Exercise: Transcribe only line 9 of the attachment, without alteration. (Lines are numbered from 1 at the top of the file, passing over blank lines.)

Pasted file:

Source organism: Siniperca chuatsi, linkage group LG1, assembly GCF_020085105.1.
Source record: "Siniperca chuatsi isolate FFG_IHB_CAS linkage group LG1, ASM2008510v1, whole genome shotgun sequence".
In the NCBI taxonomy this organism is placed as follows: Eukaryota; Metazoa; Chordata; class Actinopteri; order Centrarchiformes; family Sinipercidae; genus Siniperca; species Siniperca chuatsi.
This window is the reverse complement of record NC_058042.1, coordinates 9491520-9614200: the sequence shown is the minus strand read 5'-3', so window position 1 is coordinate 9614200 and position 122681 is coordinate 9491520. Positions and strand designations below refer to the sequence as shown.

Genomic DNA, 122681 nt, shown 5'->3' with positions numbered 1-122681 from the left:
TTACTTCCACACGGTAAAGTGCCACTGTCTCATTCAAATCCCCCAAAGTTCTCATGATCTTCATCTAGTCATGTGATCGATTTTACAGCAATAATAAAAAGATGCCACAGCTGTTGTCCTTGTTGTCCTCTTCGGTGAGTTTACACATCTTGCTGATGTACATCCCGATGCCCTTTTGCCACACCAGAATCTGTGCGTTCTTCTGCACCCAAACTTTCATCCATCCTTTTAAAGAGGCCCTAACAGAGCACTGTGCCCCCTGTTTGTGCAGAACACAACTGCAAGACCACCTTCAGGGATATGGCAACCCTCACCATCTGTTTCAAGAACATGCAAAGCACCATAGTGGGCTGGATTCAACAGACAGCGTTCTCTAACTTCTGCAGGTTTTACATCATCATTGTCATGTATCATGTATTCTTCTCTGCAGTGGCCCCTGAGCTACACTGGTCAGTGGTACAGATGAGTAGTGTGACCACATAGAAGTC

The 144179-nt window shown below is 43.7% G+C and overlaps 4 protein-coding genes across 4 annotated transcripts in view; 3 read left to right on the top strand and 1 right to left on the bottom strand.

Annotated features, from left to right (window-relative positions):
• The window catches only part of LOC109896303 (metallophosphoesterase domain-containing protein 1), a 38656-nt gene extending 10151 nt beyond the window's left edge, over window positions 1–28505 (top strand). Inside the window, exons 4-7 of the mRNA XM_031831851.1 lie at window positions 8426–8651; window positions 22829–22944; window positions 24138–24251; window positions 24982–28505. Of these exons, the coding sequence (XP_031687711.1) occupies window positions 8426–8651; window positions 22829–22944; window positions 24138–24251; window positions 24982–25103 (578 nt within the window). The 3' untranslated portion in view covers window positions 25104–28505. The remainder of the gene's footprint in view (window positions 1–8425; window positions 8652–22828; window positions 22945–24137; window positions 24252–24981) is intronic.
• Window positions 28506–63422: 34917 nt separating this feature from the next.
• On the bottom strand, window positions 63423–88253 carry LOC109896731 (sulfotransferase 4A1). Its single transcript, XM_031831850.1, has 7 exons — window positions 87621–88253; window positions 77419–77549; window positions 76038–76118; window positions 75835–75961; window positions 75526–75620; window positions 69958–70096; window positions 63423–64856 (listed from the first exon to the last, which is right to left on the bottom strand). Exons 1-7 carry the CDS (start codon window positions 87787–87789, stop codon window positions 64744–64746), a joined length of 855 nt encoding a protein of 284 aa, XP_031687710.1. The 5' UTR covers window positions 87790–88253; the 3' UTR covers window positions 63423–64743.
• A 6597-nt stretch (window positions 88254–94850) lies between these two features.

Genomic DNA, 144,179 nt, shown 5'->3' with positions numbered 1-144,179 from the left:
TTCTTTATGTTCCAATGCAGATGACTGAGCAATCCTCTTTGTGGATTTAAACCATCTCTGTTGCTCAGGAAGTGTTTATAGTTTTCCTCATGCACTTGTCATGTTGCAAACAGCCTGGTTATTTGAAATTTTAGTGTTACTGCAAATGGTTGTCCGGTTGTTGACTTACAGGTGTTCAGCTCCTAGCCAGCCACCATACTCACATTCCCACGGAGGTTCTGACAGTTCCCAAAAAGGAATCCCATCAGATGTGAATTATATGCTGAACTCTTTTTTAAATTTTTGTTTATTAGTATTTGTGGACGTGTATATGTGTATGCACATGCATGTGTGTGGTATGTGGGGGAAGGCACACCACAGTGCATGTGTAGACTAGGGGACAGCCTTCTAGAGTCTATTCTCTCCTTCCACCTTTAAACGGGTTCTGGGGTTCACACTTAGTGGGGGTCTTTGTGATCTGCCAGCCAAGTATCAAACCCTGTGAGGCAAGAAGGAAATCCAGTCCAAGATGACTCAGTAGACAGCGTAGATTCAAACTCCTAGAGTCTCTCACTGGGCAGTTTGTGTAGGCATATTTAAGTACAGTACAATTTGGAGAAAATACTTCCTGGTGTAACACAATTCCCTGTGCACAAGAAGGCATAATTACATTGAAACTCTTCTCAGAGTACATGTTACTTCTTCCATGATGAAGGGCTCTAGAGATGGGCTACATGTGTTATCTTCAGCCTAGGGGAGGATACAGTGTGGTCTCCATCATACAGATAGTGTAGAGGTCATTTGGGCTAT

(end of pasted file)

• The window catches only part of LOC109896303 (metallophosphoesterase domain-containing protein 1), a 38656-nt gene extending 10151 nt beyond the window's left edge, over window positions 1–28505 (top strand). Inside the window, exons 4-7 of the mRNA XM_031831851.1 lie at window positions 8426–8651; window positions 22829–22944; window positions 24138–24251; window positions 24982–28505. Of these exons, the coding sequence (XP_031687711.1) occupies window positions 8426–8651; window positions 22829–22944; window positions 24138–24251; window positions 24982–25103 (578 nt within the window). The 3' untranslated portion in view covers window positions 25104–28505. The remainder of the gene's footprint in view (window positions 1–8425; window positions 8652–22828; window positions 22945–24137; window positions 24252–24981) is intronic.